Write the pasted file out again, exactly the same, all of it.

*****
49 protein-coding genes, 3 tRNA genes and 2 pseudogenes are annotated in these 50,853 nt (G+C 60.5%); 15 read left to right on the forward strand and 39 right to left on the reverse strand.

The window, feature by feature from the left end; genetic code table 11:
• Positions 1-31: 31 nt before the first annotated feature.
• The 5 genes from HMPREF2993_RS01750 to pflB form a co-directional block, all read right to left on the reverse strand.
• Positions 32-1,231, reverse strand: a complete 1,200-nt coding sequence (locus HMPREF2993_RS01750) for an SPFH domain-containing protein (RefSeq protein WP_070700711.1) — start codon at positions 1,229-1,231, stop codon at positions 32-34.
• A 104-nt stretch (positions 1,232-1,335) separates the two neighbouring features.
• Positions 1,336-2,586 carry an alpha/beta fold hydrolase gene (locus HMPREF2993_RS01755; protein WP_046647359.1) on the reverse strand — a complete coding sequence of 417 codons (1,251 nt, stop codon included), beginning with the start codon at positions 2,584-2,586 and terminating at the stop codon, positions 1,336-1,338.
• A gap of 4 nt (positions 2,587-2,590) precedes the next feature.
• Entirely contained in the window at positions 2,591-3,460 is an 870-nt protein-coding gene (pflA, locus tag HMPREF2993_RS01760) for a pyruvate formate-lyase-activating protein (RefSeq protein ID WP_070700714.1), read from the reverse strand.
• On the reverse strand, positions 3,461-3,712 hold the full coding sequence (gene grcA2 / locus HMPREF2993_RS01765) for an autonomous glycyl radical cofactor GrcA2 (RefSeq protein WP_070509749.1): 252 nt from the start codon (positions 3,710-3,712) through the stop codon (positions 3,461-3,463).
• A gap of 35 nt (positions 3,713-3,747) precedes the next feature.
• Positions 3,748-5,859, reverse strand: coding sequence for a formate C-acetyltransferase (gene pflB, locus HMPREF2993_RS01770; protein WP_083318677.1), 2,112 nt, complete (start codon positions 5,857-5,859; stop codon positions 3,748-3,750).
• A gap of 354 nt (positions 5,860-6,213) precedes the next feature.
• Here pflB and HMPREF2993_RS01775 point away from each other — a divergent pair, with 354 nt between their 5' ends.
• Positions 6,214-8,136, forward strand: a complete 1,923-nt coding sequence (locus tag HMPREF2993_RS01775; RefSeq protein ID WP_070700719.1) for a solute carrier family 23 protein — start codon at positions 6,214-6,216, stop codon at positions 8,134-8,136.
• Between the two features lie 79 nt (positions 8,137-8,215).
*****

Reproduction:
49 protein-coding genes, 3 tRNA genes and 2 pseudogenes are annotated in these 50,853 nt (G+C 60.5%); 15 read left to right on the forward strand and 39 right to left on the reverse strand.

The window, feature by feature from the left end; genetic code table 11:
• Positions 1-31: 31 nt before the first annotated feature.
• The 5 genes from HMPREF2993_RS01750 to pflB form a co-directional block, all read right to left on the reverse strand.
• Positions 32-1,231, reverse strand: a complete 1,200-nt coding sequence (locus HMPREF2993_RS01750) for an SPFH domain-containing protein (RefSeq protein WP_070700711.1) — start codon at positions 1,229-1,231, stop codon at positions 32-34.
• A 104-nt stretch (positions 1,232-1,335) separates the two neighbouring features.
• Positions 1,336-2,586 carry an alpha/beta fold hydrolase gene (locus HMPREF2993_RS01755; protein WP_046647359.1) on the reverse strand — a complete coding sequence of 417 codons (1,251 nt, stop codon included), beginning with the start codon at positions 2,584-2,586 and terminating at the stop codon, positions 1,336-1,338.
• A gap of 4 nt (positions 2,587-2,590) precedes the next feature.
• Entirely contained in the window at positions 2,591-3,460 is an 870-nt protein-coding gene (pflA, locus tag HMPREF2993_RS01760) for a pyruvate formate-lyase-activating protein (RefSeq protein ID WP_070700714.1), read from the reverse strand.
• On the reverse strand, positions 3,461-3,712 hold the full coding sequence (gene grcA2 / locus HMPREF2993_RS01765) for an autonomous glycyl radical cofactor GrcA2 (RefSeq protein WP_070509749.1): 252 nt from the start codon (positions 3,710-3,712) through the stop codon (positions 3,461-3,463).
• A gap of 35 nt (positions 3,713-3,747) precedes the next feature.
• Positions 3,748-5,859, reverse strand: coding sequence for a formate C-acetyltransferase (gene pflB, locus HMPREF2993_RS01770; protein WP_083318677.1), 2,112 nt, complete (start codon positions 5,857-5,859; stop codon positions 3,748-3,750).
• A gap of 354 nt (positions 5,860-6,213) precedes the next feature.
• Here pflB and HMPREF2993_RS01775 point away from each other — a divergent pair, with 354 nt between their 5' ends.
• Positions 6,214-8,136, forward strand: a complete 1,923-nt coding sequence (locus tag HMPREF2993_RS01775; RefSeq protein ID WP_070700719.1) for a solute carrier family 23 protein — start codon at positions 6,214-6,216, stop codon at positions 8,134-8,136.
• Between the two features lie 79 nt (positions 8,137-8,215).